Home arrow Testimonies
Donate Now

 

 

PDF Print E-mail

-This morning at our school during our first full week of Watch D.O.G.S  we had new students enrolling in the building this morning and they came with their Mom and Dad to do that.  Some of our current students came up to the “new Dad” in the building and hugged him thinking he was the Watch D.O.G. for the day.  I didn’t tell you this on the phone, but that dad is already signed up to be a Watch D.O.G.!!!  After that experience, who wouldn’t sign up!

Thanks for all your help and for rolling out this amazing program.  We are loving it!!!

 

- Here is what a WatchDOG dad from a school in Plano, TX had to say about his experience:

I have to tell you how much I enjoyed volunteering in the WatchDOGS
program yesterday. I spent time in four kindergarten classes, got to
help a bit with school pictures, played monster-tag on the playground,
and enjoyed meeting some great staff.

Several things impressed me.

1. During Morning Car Pool duties, I was really impressed with the
number of kids who spotted the WatchDOGS t-shirt, said hello, and asked
whose father I was. I was also impressed with the number of kids,
walking into the school, who responded to my own greeting ("Good
Morning, kids"), with their own "Good Morning!" It was really positive
and impressive.

Something deeply touched me:

2. I don't know what it was, but there were a number of kids who really
seemed to want to get close. Even my five year old daughter picked up on
this. Whether walking with the kindergarteners to school pictures, or to
PE outside, or to lunch, or to recess, there were half a dozen kids who
- on their own - would grab my hand and want to walk next to me. Several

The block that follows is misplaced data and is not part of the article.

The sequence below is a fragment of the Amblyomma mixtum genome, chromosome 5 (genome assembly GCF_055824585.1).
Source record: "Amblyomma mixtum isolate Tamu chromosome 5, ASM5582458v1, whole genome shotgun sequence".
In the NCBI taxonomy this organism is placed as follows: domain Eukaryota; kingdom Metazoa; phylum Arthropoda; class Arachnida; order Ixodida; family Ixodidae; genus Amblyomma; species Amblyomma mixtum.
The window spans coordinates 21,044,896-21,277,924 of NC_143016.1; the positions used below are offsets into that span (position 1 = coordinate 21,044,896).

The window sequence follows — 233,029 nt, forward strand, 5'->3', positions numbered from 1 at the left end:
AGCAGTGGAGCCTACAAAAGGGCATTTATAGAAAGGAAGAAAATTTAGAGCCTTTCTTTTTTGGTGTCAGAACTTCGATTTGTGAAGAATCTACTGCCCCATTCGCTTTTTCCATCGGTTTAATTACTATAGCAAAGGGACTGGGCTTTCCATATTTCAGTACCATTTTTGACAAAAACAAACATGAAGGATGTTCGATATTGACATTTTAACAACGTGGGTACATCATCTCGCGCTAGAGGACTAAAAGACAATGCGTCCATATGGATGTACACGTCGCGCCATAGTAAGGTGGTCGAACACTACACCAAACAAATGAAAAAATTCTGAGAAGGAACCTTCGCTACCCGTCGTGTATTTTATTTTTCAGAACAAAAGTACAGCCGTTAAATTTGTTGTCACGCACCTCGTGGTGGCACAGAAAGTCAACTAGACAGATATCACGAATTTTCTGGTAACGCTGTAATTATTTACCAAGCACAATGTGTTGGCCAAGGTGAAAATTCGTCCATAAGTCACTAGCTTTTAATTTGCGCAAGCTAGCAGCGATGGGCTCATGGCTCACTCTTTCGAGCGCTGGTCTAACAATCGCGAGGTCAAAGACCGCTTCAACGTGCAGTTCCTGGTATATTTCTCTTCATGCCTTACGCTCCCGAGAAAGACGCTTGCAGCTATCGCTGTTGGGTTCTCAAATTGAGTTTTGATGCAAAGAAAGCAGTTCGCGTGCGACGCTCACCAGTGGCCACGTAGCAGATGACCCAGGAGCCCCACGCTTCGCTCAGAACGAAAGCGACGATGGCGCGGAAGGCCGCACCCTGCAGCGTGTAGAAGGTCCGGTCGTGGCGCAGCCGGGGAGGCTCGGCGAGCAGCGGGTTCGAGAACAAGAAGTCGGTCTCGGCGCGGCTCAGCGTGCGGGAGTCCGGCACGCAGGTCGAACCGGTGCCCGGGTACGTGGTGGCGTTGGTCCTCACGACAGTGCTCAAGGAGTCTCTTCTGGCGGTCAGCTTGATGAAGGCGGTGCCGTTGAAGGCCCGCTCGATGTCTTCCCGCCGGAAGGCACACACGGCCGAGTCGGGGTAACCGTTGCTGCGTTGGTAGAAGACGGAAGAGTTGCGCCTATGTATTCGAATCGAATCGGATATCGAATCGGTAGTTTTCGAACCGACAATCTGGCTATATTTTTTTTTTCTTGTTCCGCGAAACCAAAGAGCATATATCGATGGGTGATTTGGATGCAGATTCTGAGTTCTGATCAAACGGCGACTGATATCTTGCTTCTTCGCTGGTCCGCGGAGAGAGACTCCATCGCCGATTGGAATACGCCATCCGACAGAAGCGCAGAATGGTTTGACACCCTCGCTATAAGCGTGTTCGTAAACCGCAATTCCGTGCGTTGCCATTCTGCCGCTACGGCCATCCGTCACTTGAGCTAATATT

kids actually seemed to "cling." As I got to know them a bit, they would
open up and tell me, "I don't have a dad," or "My dad doesn't live with
me anymore." One young girl, who is a actually close friends with my
daughter, actually opened up and told me how hurt she was that her
father had left her and her mom, that her mom had a new boyfriend, that
sometimes he lived there, and that sometimes she felt like she was all
alone." It broke my heart. She asked for a hug, I gave her one, and she
cried on my shoulder for several minutes. I let her know that she could
always talk with you, or the teachers or school counselor. She said her
teacher knew and that they talked all the time. Then she went off and
played with several other kids who told me they also didn't have fathers
and, "That's why they we're friends with each other!" These kids were
only five years old. I have to admit that as I watched them run onto the
playground, I welled up a bit. I never realized how much this simple
volunteer day could affect me on an emotional level.

I'm so glad my daughter goes to Huffman.

On the way home, we stopped for a shake at McDonalds, and she told me,
"Dad, I think it was good that some kids got to know you. Some kids in
my class don't have fathers."  I asked her if it bothered her that some
kids wanted to hang around or wanted to hold my hand, and she actually
told me, "Well, at first I didn't want them to 'cuz you're my dad. But
then I realized that they got you for today, but I get you every other
day for my whole life! So its kinda like I got to share you with
everybody!"

She then asked me to volunteer again some time! ...it was a terrific day for both of us!
 


 

 

Help create a culture of Championship Fathering. Make the Championship Fathering Commitment.

Share |
weekly news